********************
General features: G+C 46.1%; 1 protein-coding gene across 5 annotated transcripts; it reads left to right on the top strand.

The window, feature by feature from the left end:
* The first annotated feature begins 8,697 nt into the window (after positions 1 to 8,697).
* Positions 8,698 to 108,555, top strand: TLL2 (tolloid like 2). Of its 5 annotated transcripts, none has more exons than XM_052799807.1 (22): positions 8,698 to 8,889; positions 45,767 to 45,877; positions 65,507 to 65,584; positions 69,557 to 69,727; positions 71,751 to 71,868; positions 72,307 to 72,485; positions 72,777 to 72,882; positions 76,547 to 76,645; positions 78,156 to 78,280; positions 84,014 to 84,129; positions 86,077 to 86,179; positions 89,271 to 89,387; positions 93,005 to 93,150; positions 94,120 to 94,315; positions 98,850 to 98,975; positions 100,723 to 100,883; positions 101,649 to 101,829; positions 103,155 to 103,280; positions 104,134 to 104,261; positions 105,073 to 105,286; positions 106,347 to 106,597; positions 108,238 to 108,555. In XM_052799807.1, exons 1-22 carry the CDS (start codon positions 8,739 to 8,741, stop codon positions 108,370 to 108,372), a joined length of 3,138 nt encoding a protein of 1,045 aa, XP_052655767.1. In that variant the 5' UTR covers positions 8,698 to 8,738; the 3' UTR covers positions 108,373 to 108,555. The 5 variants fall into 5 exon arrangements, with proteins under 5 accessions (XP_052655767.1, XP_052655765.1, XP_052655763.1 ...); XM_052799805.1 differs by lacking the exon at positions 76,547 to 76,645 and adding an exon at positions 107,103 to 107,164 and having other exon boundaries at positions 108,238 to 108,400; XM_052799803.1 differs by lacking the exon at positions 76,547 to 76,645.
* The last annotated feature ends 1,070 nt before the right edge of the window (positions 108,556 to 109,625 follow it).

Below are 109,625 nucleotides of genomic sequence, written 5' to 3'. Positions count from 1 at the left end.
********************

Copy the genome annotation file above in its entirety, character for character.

General features: G+C 46.1%; 1 protein-coding gene across 5 annotated transcripts; it reads left to right on the top strand.

The window, feature by feature from the left end:
* The first annotated feature begins 8,697 nt into the window (after positions 1 to 8,697).
* Positions 8,698 to 108,555, top strand: TLL2 (tolloid like 2). Of its 5 annotated transcripts, none has more exons than XM_052799807.1 (22): positions 8,698 to 8,889; positions 45,767 to 45,877; positions 65,507 to 65,584; positions 69,557 to 69,727; positions 71,751 to 71,868; positions 72,307 to 72,485; positions 72,777 to 72,882; positions 76,547 to 76,645; positions 78,156 to 78,280; positions 84,014 to 84,129; positions 86,077 to 86,179; positions 89,271 to 89,387; positions 93,005 to 93,150; positions 94,120 to 94,315; positions 98,850 to 98,975; positions 100,723 to 100,883; positions 101,649 to 101,829; positions 103,155 to 103,280; positions 104,134 to 104,261; positions 105,073 to 105,286; positions 106,347 to 106,597; positions 108,238 to 108,555. In XM_052799807.1, exons 1-22 carry the CDS (start codon positions 8,739 to 8,741, stop codon positions 108,370 to 108,372), a joined length of 3,138 nt encoding a protein of 1,045 aa, XP_052655767.1. In that variant the 5' UTR covers positions 8,698 to 8,738; the 3' UTR covers positions 108,373 to 108,555. The 5 variants fall into 5 exon arrangements, with proteins under 5 accessions (XP_052655767.1, XP_052655765.1, XP_052655763.1 ...); XM_052799805.1 differs by lacking the exon at positions 76,547 to 76,645 and adding an exon at positions 107,103 to 107,164 and having other exon boundaries at positions 108,238 to 108,400; XM_052799803.1 differs by lacking the exon at positions 76,547 to 76,645.
* The last annotated feature ends 1,070 nt before the right edge of the window (positions 108,556 to 109,625 follow it).

Below are 109,625 nucleotides of genomic sequence, written 5' to 3'. Positions count from 1 at the left end.